I’ll never forget the first time I saw the Milky Way. On a warm late August night in 2009, my wife and I stretched out on a campground table at Dinosaur National Monument, Utah to see the cloudy stretch of our home galaxy arc across the night sky. I had never been in a place dark enough to see the stellar display. I lived in central New Jersey my entire life, where light pollution blocked out all but the very brightest stars. But here, far from the suburban sprawl I was accustomed to, I could giddily gaze at a simple circumstance of the universe we live in and wonder about all that starlight.
I had come to the national park for the fossils. Dinosaur fanatic that I am, I couldn’t step foot in Utah without taking a direct route to one of the most glorious Jurassic bonebeds of all time, where a chaotic jumble of giant bones conjures up visions of life and death 150 million years ago. The quarry wall was closed for repairs, and so I happily settled to see a Brigham Young University excavation of a geologically-younger long-necked herbivore that would later be named Abydosaurus.
Such magnificent, long-lost creatures kept stomping through my imagination as I stared at the Milky Way. I’ve never been drawn into astronomy or physics, but I recalled that even light takes time to travel. There was no way to be sure, but maybe some of the ancient lights I was looking at originally left their incomprehensibly distant stars whenAbydosaurus and the monument’s other dinosaurs still walked the Earth. Seeing the illuminated points scattered over the park’s gorgeously-exposed geologic formations – the rocks little more than inky outlines in the dark – I felt like a time traveler standing between Earth and sky. There are few moments in my life when I have been as overtaken by sheer wonder and joy at the universe we live in.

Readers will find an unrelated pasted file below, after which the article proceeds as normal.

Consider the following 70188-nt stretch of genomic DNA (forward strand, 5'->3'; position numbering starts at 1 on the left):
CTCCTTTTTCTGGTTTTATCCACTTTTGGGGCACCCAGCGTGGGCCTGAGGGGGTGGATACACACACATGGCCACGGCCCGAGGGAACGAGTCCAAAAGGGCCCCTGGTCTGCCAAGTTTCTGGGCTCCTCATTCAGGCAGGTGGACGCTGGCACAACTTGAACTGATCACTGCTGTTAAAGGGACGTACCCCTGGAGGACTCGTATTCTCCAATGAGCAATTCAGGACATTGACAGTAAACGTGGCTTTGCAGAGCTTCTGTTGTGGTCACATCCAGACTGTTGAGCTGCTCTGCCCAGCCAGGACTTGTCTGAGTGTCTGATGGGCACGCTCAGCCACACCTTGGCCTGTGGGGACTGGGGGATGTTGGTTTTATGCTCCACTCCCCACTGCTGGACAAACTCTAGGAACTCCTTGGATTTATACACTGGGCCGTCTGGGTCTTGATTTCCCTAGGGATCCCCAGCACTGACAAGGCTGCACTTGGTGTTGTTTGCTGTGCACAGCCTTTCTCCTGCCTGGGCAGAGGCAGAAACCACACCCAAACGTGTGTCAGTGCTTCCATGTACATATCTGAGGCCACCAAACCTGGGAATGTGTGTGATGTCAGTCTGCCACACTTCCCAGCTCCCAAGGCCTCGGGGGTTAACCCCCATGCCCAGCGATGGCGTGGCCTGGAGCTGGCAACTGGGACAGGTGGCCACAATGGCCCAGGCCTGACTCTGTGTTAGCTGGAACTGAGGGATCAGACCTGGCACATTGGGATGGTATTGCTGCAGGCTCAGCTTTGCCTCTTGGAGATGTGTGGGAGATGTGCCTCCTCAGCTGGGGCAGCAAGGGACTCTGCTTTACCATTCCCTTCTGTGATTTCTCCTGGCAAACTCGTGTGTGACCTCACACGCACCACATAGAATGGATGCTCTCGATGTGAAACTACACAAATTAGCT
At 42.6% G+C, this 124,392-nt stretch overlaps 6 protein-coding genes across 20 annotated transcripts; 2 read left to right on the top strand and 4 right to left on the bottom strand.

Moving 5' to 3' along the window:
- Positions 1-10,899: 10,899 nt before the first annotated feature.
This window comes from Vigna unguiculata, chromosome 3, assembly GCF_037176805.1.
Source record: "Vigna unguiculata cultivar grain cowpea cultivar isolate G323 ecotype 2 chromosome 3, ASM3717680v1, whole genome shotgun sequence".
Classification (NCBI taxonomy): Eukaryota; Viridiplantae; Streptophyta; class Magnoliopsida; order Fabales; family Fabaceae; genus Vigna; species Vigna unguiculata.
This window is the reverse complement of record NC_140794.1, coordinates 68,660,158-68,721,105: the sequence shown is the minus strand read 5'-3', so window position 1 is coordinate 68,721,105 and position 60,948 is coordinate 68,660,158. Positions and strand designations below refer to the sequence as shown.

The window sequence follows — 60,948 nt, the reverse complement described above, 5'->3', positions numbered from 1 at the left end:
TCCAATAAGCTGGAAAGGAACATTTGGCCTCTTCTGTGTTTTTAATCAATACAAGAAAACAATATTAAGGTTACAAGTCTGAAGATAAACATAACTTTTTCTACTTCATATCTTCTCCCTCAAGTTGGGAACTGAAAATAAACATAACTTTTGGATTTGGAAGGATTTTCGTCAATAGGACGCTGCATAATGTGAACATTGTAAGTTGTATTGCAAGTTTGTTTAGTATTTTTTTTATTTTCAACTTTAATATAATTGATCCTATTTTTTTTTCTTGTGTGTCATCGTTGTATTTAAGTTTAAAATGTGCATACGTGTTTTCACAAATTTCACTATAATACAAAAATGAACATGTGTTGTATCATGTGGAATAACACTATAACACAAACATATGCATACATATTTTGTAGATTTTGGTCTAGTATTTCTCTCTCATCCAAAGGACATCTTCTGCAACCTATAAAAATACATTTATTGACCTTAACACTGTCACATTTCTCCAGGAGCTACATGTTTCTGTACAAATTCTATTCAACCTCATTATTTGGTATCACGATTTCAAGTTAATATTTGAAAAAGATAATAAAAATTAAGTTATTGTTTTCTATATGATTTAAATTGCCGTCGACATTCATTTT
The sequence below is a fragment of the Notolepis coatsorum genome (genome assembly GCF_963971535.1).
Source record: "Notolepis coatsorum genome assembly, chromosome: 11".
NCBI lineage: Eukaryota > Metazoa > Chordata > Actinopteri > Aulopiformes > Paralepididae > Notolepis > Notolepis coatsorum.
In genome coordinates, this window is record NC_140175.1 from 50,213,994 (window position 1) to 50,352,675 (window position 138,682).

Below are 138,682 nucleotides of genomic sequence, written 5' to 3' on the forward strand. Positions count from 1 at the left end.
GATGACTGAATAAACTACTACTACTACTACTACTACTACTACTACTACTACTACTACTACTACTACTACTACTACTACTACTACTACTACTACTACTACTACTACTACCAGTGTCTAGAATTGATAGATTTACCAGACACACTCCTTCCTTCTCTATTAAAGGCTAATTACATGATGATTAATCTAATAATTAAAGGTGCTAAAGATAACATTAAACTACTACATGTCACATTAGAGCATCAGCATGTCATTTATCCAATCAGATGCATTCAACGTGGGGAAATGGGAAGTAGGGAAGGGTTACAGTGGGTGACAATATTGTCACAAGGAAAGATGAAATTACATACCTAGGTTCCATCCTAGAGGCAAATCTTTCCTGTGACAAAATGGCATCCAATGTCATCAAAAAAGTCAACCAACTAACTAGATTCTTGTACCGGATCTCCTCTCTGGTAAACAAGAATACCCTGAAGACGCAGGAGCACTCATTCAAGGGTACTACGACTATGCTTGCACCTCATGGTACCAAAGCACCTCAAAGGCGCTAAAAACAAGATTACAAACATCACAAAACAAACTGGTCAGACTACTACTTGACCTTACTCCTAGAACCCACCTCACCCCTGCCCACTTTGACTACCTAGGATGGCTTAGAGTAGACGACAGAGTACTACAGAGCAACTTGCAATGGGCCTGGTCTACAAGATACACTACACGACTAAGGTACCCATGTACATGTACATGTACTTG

Yet, despite how enraptured I felt by Deep Time, the horror novelist Stephen King thinks that I was missing out on the true wonder of existence. That’s because I’m an atheist, and, on NPR’s Fresh Air, King delivered this condescending quote about those who don’t see divinity in nature:
If you say, ‘Well, OK, I don’t believe in God. There’s no evidence of God,’ then you’re missing the stars in the sky and you’re missing the sunrises and sunsets and you’re missing the fact that bees pollinate all these crops and keep us alive and the way that everything seems to work together. Everything is sort of built in a way that to me suggests intelligent design.
I really don’t care about Stephen King’s views on the existence or non-existence of deities. That’s very, very far down on my list of issues worth worrying about. But King’s quote represents a snobbish and pervasive belief that those who see no evidence of gods are somehow impoverished in their lives. Creationists have been peddling this arrogant argument for quite some time – that without a god, the universe is purposeless and we are trapped in a nihilistic march towards oblivion.
Written By: Brian Switekcontinue to source article at phenomena.nationalgeographic.com